Assobmo still sees room for BC to grow in terms of social entrepreneurship and, more broadly, innovation. Schools likeMassachusetts Institute of Technology, he notes, have conferences for entrepreneurship, and looking to the future, Assobmo said he hopes BC could host something similar.

He also sees a gender divide when it comes to interest in startups, and believes this is partially due to a disproportionate number of male faculty teaching in entrepreneurial fields and serving as role models for students interested in founding businesses.



“I have done a lot of investigation of what other universities are doing in this field, and there’s a ton more BC could do.”


BC was awarded the Ashoka Changemaker award in 2013 for its progress in social innovation and entrepreneurship. In the time since, the Carroll School has launched the Shea Center for Entrepreneurship and also founded a co-concentration in entrepreneurship.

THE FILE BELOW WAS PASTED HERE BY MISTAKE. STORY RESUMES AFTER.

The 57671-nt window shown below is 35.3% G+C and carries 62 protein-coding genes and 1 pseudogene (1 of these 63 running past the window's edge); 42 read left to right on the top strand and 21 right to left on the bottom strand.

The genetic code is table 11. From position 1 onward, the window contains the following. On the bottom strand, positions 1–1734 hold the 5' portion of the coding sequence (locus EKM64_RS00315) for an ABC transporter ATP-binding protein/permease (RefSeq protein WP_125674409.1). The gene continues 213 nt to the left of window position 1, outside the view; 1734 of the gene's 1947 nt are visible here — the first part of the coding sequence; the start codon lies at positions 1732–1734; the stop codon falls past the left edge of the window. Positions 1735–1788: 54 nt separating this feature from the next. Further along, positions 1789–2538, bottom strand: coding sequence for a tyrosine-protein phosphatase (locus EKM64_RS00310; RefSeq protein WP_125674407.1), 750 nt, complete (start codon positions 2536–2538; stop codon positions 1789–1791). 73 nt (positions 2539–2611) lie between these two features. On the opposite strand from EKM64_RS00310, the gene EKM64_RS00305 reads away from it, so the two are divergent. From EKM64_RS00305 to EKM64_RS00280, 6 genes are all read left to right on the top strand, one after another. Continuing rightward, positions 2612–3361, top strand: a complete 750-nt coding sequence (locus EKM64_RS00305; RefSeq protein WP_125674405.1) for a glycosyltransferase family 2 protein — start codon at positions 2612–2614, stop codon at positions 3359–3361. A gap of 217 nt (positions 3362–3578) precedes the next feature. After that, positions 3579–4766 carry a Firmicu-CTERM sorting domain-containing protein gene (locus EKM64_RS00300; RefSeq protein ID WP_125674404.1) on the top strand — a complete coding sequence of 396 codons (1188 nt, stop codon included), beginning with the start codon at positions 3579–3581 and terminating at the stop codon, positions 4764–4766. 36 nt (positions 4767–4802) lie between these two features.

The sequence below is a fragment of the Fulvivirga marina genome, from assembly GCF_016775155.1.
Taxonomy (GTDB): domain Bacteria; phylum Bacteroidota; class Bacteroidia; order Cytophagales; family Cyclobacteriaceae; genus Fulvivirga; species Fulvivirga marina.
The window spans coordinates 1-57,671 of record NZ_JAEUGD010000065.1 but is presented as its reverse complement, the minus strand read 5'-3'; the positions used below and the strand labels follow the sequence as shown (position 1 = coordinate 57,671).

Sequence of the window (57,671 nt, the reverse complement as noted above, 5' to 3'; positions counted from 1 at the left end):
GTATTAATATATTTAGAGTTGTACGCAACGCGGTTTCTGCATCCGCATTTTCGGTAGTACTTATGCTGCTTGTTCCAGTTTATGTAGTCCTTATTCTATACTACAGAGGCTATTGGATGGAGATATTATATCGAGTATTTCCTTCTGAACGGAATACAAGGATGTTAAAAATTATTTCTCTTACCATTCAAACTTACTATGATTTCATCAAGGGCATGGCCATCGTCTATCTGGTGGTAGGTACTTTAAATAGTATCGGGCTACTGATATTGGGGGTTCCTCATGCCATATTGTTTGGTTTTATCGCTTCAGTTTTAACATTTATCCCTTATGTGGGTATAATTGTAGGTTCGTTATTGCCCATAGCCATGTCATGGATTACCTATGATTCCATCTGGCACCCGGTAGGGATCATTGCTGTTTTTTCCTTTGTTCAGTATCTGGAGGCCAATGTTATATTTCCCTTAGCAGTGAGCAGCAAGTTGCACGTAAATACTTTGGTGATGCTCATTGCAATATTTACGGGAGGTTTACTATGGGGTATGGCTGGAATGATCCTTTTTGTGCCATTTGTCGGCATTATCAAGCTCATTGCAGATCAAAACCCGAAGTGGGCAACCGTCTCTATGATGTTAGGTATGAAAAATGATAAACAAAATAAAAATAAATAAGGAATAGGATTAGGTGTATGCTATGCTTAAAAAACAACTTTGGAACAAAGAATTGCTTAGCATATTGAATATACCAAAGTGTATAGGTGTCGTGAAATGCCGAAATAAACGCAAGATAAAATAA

Foote, who in her research looks at the offerings in social entrepreneurship at other universities, considers the offerings at BC to be in an earlier stage of development.

The difference between traditional service work and social entrepreneurship, Foote said, is that the latter involves shaping solutions. Foote believes BC’s service culture provides an important background for students.

“One of the things you need to have as a social entrepreneur is you need to have empathy, and you need to have an understanding of the need in the community,” she said.

Foote argues that, when it comes to social enterprise, you have to be prepared to do spreadsheets—to look at how many people you can help, possible revenue streams, and how that compares with costs.